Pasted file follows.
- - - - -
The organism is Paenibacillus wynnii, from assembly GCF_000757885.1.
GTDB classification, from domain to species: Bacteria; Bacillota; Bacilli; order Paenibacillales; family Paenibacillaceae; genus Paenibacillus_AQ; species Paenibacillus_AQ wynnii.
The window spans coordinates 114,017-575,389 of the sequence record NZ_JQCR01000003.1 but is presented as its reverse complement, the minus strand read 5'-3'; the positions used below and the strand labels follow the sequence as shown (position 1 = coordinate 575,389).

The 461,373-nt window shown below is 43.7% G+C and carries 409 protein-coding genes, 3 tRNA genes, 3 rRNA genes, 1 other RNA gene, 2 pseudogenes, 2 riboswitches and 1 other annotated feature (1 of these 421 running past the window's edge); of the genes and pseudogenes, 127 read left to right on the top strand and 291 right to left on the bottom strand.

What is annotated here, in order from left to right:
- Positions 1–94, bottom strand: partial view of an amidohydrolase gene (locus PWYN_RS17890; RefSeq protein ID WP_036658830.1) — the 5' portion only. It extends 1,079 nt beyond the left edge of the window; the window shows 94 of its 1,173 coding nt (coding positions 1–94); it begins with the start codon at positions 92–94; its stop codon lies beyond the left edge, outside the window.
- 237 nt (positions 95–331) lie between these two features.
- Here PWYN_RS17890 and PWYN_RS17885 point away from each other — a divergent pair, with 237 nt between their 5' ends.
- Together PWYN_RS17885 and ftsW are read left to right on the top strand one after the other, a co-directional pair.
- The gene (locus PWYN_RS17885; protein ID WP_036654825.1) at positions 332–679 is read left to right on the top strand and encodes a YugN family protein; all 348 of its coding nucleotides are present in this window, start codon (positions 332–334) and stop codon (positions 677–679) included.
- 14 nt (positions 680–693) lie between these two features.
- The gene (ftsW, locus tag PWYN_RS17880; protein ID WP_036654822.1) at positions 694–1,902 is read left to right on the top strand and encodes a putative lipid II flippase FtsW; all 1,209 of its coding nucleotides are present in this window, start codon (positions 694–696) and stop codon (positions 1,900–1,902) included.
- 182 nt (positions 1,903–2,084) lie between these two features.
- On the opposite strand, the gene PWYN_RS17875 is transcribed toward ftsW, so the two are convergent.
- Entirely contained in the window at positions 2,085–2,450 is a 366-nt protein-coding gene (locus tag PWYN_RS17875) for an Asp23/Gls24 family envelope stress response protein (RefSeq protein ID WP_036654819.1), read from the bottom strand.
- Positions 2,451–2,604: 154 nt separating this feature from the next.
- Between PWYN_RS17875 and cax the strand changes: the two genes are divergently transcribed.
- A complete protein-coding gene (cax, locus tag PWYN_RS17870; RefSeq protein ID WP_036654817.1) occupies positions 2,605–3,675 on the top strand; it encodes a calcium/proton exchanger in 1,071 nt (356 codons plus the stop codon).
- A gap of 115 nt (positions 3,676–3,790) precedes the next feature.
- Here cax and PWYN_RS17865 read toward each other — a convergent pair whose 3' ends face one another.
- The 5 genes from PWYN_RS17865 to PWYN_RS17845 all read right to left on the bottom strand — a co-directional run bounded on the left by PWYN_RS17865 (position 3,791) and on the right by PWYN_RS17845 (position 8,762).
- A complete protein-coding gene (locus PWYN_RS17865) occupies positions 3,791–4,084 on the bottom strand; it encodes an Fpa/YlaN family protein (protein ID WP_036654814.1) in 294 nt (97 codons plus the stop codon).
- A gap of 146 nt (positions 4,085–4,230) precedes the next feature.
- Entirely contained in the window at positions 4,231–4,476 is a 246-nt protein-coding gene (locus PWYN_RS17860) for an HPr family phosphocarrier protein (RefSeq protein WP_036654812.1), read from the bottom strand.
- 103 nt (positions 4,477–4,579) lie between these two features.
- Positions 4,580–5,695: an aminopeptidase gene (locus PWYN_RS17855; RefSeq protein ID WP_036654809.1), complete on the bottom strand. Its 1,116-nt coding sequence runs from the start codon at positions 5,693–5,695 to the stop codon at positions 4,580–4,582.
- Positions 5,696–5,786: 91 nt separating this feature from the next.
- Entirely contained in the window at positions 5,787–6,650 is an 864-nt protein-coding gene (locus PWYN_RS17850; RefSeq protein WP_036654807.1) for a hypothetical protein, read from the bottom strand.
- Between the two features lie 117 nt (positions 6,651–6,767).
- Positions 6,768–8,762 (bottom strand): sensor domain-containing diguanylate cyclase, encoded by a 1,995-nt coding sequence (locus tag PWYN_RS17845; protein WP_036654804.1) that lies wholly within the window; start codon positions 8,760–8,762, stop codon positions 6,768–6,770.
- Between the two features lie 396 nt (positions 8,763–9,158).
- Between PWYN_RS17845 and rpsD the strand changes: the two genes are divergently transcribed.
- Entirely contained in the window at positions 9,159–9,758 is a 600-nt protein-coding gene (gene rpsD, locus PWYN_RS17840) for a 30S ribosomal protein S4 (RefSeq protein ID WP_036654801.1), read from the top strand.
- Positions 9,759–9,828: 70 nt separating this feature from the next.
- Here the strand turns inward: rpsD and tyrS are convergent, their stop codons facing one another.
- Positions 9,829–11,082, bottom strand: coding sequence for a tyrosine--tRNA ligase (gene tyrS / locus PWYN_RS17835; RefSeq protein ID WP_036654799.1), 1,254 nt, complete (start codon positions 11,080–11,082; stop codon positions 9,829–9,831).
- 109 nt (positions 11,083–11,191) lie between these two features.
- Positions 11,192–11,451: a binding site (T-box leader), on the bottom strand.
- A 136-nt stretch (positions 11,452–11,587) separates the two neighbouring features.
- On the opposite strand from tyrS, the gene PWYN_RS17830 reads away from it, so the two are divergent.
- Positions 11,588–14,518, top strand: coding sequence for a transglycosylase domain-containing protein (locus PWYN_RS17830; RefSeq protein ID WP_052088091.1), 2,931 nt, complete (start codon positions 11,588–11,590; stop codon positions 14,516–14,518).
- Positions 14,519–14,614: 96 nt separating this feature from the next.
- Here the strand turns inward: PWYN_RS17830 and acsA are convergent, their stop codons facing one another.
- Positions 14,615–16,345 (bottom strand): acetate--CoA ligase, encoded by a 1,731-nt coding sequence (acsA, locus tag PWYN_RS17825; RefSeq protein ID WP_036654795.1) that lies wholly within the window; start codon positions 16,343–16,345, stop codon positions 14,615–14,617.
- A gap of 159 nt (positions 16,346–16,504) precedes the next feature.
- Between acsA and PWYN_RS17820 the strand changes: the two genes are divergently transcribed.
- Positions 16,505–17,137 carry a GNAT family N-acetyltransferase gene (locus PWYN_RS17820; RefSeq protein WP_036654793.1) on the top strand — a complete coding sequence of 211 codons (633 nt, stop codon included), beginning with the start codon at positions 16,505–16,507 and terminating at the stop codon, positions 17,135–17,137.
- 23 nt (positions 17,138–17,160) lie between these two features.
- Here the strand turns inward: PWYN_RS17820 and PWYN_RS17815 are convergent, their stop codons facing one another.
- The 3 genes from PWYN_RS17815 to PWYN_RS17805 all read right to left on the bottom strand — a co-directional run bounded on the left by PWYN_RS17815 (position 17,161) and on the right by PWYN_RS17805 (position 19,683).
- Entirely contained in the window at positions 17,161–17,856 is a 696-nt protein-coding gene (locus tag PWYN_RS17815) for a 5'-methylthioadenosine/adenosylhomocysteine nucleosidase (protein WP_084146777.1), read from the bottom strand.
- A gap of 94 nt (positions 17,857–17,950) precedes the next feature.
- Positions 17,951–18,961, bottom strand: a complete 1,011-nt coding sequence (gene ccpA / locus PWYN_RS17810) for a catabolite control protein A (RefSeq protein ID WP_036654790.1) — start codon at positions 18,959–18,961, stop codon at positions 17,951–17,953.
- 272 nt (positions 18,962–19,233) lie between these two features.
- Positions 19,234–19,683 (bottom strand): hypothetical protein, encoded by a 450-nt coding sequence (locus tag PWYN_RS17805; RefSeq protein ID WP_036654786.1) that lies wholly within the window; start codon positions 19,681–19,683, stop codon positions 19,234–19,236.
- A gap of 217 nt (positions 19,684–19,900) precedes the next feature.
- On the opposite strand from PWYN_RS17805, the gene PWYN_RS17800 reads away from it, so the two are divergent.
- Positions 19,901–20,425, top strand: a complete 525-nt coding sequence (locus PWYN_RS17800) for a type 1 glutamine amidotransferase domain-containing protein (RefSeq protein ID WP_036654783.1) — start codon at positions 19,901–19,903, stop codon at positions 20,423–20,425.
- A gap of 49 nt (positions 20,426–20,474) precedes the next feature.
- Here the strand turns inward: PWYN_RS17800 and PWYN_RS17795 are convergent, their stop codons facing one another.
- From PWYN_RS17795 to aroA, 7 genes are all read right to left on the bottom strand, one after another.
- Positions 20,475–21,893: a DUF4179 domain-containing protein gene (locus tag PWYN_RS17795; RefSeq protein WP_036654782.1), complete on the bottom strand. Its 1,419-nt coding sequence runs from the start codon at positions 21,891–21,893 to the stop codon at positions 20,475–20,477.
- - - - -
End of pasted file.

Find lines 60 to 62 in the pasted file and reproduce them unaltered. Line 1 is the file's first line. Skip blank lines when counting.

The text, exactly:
- Here the strand turns inward: PWYN_RS17800 and PWYN_RS17795 are convergent, their stop codons facing one another.
- From PWYN_RS17795 to aroA, 7 genes are all read right to left on the bottom strand, one after another.
- Positions 20,475–21,893: a DUF4179 domain-containing protein gene (locus tag PWYN_RS17795; RefSeq protein WP_036654782.1), complete on the bottom strand. Its 1,419-nt coding sequence runs from the start codon at positions 21,891–21,893 to the stop codon at positions 20,475–20,477.